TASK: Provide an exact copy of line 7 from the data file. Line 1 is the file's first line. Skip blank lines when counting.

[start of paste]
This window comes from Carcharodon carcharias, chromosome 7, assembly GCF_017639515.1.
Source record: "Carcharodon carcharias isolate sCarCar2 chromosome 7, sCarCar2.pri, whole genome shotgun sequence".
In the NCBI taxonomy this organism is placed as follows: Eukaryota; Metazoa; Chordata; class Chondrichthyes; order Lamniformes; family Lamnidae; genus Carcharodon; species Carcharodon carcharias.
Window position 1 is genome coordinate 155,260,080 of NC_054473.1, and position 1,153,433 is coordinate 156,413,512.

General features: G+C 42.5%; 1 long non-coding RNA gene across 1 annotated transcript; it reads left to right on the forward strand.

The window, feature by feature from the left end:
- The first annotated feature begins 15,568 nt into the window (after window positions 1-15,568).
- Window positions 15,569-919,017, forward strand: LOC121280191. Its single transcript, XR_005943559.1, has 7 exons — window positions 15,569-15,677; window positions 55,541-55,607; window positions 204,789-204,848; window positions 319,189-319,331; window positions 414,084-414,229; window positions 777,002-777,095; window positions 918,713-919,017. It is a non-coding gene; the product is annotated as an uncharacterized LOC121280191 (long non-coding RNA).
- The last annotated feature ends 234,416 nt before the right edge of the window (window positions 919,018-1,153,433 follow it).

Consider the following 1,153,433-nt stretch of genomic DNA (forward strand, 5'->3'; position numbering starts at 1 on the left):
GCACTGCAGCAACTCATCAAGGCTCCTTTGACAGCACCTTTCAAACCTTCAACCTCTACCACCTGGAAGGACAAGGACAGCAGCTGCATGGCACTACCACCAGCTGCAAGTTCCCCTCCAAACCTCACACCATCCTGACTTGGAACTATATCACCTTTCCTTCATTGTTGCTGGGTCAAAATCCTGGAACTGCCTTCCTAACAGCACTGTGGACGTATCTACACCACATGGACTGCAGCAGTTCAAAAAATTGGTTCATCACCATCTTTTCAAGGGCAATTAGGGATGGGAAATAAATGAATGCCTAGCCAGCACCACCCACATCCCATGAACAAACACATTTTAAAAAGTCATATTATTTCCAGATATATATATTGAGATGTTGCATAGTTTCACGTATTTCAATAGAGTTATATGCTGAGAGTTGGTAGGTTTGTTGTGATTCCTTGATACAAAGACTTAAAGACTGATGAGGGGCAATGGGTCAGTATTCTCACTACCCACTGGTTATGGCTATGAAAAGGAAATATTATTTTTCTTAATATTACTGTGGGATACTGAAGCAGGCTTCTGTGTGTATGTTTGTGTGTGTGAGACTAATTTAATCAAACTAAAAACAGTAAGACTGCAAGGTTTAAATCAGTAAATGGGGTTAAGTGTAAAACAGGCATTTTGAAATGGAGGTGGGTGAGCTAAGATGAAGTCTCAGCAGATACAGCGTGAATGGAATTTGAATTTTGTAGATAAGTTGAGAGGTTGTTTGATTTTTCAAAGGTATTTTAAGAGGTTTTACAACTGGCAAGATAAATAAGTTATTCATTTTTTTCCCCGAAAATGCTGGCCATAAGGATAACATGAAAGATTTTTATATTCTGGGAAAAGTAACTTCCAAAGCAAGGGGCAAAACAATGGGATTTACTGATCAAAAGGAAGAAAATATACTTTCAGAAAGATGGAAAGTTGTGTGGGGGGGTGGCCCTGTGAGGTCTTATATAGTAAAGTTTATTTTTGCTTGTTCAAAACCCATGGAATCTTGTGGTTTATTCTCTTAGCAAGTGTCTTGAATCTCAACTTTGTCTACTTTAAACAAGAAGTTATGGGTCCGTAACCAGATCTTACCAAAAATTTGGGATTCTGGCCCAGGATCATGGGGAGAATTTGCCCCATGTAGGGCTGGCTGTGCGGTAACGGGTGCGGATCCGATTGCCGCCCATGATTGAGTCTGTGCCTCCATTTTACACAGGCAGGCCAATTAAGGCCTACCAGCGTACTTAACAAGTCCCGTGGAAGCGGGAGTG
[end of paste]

- The first annotated feature begins 15,568 nt into the window (after window positions 1-15,568).